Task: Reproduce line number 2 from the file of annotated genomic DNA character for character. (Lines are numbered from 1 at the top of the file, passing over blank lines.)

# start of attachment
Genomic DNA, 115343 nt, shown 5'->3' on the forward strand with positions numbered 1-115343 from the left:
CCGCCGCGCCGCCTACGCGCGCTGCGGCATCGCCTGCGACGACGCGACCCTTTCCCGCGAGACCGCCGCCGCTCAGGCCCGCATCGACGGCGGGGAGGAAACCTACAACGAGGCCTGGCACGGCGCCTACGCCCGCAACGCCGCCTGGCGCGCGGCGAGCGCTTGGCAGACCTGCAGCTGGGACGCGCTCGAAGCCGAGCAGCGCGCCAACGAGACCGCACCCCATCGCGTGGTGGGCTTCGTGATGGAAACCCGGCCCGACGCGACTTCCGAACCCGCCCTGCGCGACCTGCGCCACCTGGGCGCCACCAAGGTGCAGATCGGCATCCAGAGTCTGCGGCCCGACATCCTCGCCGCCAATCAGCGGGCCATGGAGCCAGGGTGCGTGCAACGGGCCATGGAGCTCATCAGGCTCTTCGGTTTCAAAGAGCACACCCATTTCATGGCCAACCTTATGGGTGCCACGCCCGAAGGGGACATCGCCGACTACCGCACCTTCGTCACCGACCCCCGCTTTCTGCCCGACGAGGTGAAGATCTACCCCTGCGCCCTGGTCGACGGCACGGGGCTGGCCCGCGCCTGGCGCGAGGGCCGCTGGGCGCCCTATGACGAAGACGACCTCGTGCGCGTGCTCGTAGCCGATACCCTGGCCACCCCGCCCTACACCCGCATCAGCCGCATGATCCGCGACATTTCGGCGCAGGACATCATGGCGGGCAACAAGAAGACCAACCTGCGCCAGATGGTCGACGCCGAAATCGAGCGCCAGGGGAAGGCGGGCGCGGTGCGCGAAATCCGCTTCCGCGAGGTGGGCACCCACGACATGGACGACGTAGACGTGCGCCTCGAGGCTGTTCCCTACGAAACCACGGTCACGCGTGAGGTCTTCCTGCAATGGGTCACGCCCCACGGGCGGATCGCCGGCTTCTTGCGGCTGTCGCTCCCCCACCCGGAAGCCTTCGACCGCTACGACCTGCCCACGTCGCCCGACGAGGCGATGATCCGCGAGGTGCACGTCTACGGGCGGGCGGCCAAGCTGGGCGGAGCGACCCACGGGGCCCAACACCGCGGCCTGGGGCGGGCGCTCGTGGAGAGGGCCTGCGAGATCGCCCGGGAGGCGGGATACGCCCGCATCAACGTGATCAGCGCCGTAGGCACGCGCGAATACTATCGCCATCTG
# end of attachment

CCGCCGCGCCGCCTACGCGCGCTGCGGCATCGCCTGCGACGACGCGACCCTTTCCCGCGAGACCGCCGCCGCTCAGGCCCGCATCGACGGCGGGGAGGAAACCTACAACGAGGCCTGGCACGGCGCCTACGCCCGCAACGCCGCCTGGCGCGCGGCGAGCGCTTGGCAGACCTGCAGCTGGGACGCGCTCGAAGCCGAGCAGCGCGCCAACGAGACCGCACCCCATCGCGTGGTGGGCTTCGTGATGGAAACCCGGCCCGACGCGACTTCCGAACCCGCCCTGCGCGACCTGCGCCACCTGGGCGCCACCAAGGTGCAGATCGGCATCCAGAGTCTGCGGCCCGACATCCTCGCCGCCAATCAGCGGGCCATGGAGCCAGGGTGCGTGCAACGGGCCATGGAGCTCATCAGGCTCTTCGGTTTCAAAGAGCACACCCATTTCATGGCCAACCTTATGGGTGCCACGCCCGAAGGGGACATCGCCGACTACCGCACCTTCGTCACCGACCCCCGCTTTCTGCCCGACGAGGTGAAGATCTACCCCTGCGCCCTGGTCGACGGCACGGGGCTGGCCCGCGCCTGGCGCGAGGGCCGCTGGGCGCCCTATGACGAAGACGACCTCGTGCGCGTGCTCGTAGCCGATACCCTGGCCACCCCGCCCTACACCCGCATCAGCCGCATGATCCGCGACATTTCGGCGCAGGACATCATGGCGGGCAACAAGAAGACCAACCTGCGCCAGATGGTCGACGCCGAAATCGAGCGCCAGGGGAAGGCGGGCGCGGTGCGCGAAATCCGCTTCCGCGAGGTGGGCACCCACGACATGGACGACGTAGACGTGCGCCTCGAGGCTGTTCCCTACGAAACCACGGTCACGCGTGAGGTCTTCCTGCAATGGGTCACGCCCCACGGGCGGATCGCCGGCTTCTTGCGGCTGTCGCTCCCCCACCCGGAAGCCTTCGACCGCTACGACCTGCCCACGTCGCCCGACGAGGCGATGATCCGCGAGGTGCACGTCTACGGGCGGGCGGCCAAGCTGGGCGGAGCGACCCACGGGGCCCAACACCGCGGCCTGGGGCGGGCGCTCGTGGAGAGGGCCTGCGAGATCGCCCGGGAGGCGGGATACGCCCGCATCAACGTGATCAGCGCCGTAGGCACGCGCGAATACTATCGCCATCTG